OTTAWA–Canadian companies are being shut out of prized contracts in the United States while Ottawa and the provinces dicker over a proposed trade-rules compromise that U.S. President Barack Obama could use to try to weaken Buy America policies.
Prime Minister Stephen Harper and Obama discussed the explosive protectionism issue on the sidelines of the G8 summit in Italy last week. It's clear the U.S. administration is waiting for Ottawa's proposal before moving forward with its bid to slow the Buy America juggernaut being propelled by state and local governments.
"The ball is definitely in our court," Trade Minister Stockwell Day said in an interview.
Ottawa is waiting for the premiers to approve a declaration temporarily committing provinces and municipalities not to discriminate against U.S. companies bidding for contracts at the provincial and local level in Canada. This would then be forwarded to U.S. officials as an offer of compromise on trading rules.
The premiers have shown support for the idea, but it raises tricky issues for the provinces about which contracts will be open to all bidders, how the process will work and how it will affect Canadian firms.
The provinces are examining the declaration, Day said.
"We're getting some pretty favourable first responses from provinces. Some are getting back to us right now with some questions on some details."
But he said time is of the essence: "I'm saying, `Okay, we understand that they (the premiers) need to take some time to look at this,' but the longer they wait, the more at risk some of their own businesses and workers will be in terms of bidding into the U.S."
The offer is part of an extensive effort by the Harper government to work with the White House to halt the U.S. protectionist wave that is hurting Canadian manufacturers, who can't bid on contracts funded by Obama's $787 billion (U.S.) stimulus package.
Day sees the offer as the key to winning an exemption from Buy America provisions for Canadian companies – and possibly preventing a tit-for-tat trade war that could batter Canada's economy.
Ottawa hopes to have an agreement with the provinces to present to the U.S. administration in about three weeks.
An aide to Quebec Premier Jean Charest, chair of the premiers' council, said it's impossible to say how long the negotiations will take.
A spokesperson for Premier Dalton McGuinty said "everyone continues to work together and Ontario is committed to moving this forward. As there are wide implications, we want to ensure we get it right."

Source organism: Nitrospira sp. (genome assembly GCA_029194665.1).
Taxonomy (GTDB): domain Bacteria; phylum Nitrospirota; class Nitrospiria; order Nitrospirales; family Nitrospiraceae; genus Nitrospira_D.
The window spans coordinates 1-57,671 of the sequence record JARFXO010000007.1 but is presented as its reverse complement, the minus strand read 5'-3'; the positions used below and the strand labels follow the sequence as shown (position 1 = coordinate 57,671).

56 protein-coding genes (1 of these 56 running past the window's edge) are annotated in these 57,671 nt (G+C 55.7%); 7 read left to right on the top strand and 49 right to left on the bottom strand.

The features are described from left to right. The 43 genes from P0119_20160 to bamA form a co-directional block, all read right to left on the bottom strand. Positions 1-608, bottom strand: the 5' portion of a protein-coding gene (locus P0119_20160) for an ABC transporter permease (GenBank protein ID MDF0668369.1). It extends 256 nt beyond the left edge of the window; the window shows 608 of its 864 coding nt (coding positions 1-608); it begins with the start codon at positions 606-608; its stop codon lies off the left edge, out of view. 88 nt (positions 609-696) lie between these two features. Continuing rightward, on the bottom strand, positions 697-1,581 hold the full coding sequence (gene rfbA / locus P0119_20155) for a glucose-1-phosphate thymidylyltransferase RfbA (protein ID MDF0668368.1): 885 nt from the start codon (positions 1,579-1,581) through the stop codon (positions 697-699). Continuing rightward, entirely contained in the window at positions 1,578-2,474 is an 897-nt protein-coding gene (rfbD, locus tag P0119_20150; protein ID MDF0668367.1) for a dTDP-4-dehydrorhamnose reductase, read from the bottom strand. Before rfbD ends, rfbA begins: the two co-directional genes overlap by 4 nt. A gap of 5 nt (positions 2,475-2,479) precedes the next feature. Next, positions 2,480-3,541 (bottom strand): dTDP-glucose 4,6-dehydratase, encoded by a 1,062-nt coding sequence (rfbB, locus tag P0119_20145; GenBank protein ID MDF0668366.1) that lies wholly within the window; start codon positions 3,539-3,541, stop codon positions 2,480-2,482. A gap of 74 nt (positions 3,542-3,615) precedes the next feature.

Protectionist sentiment is running wild south of the border, and corporate Canada, the U.S. Chamber of Commerce and the entire Canadian diplomatic corps in the United States have joined forces in an intensive campaign to avoid an economic calamity.
It's a reaction to the massive U.S. economic recovery legislation, which contains provisions outlawing the use of foreign-made steel, iron or other manufactured goods in infrastructure projects paid for out of the $787 billion.
Obama tried to head off a trade war by saying all these contracts had to be done in keeping with NAFTA obligations banning discrimination against foreigners. But U.S. cities and state governments, which are administering about a third of the spending, say NAFTA rules don't apply to them.
As a result, manufacturers – many in Ontario – have found themselves shut out of markets in the U.S. where they have done business for years. The Ottawa-based Canadian Manufacturers & Exporters has identified more than 200 Canadian firms that have been adversely affected.
Only a small portion of the $787 billion package has been spent, meaning the full impact for Canadian firms hasn't been felt.
At the recent G8 summit, Harper took a moment to warn Obama of the damage being done by the protectionist movement, Day said.
Day's compromise proposal hinges on the fact that, unlike the Canadian government, provinces and cities in Canada are not formally committed to fair trade practices with U.S. bidders because premiers did not sign on to procurement rules under the 1994 NAFTA deal.
Day says the U.S. Congress is using that as an excuse to allow their state and local governments to discriminate against Canadian exporters.
By equalling the playing field, the federal-provincial declaration now under consideration would undercut the arguments against fair play for Canada, he said.
A senior official in U.S. Trade Representative Ron Kirk's department said the Americans would welcome an overture from Ottawa. However, "we can't prejudge the outcome" of the compromise offer, the official warned.
Looming in the background is a threat of protectionist retaliation by Canadian mayors. More than a dozen communities have passed resolutions saying they will only hand out contracts to bidders from countries that don't discriminate against Canadian firms.
now with SAUCE
ew, when will this be over?
thoughts? questions? concerns?